In a rather surprising move, Brenda Brathwaite and Tom Hall have announced they’re cancelling their Kickstarter for SHAKER, formerly Old-School RPG. Despite their having already raised a quarter of a million dollars, and the realistic possibility that they’ll see that quadruple in the next two weeks, they’ve chosen to retreat in the face of criticism that their pitch just wasn’t strong enough.
And it wasn’t. As I said at the time of launch, their pitch video consisted of trying to invoke nostalgia like a wizard trying to get a spell out of a broken wand. “REMEMBER?!” they pleaded, taking the rather peculiar thesis that all games from the past were necessarily good, and games today just aren’t. Since neither is true, I do wonder if gamers looked at the wealth of RPGs available now, remembered some of the hefty duds of the past, and just wondered why exactly they weren’t explaining what their game was going to be.
It seems they’ve started wondering the same. Explaining in an update on (the still live, oddly) Kickstarter page, they say that they have listened to feedback, and despite the possibility that they could still meet their goal, they’re retreating anyway.
“Ultimately, our pitch just wasn’t strong enough to get the traction we felt it needed to thrive. Sure, it may have made it. We could have fought our way to a possibly successful end. In reading your feedback and talking it over internally, however, we decided that it made more sense to kill it and come back with something stronger.”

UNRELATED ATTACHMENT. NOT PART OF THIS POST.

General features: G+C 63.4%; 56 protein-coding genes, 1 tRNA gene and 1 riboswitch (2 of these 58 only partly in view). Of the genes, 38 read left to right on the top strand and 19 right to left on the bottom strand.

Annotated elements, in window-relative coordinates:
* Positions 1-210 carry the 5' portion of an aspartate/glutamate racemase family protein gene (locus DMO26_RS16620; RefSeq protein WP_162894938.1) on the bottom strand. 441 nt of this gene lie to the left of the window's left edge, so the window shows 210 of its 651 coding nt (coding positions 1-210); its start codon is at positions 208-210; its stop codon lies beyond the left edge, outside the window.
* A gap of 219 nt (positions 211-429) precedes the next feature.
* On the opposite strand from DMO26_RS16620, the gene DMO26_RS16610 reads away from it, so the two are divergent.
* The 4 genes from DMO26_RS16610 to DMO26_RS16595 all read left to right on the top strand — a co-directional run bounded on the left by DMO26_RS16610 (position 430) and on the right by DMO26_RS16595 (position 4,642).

I’ve just watched the pitch video again, and am trying my best not to get cross all over again. Despite renaming their project from the farcical “Old-School RPG” to SHAKER, this was rather undermined by their pitch video still beginning by saying they want to make a game… or maybe two. And then not saying what either game would be, other than possibly containing a cloth map. They literally didn’t describe a single feature, beyond that it wouldn’t be bad like new things, but good like old things. Oh, with permadeath.
I like their grace about this now, however. They point out the reality that games get pitched all the time, and few ever go on to be developed. They’re counting their pitch among the larger number, and going back to establish something more concrete. Or in this case, hopefully something at all.
We all want to see a new RPG from these two fine developers, and I’m really enthused that they plan to come back and do this again. I really hope that in doing so, rather than sneering at modern games, they instead aim to create something that embraces the best features of RPGs from the 70s through to the 2010s.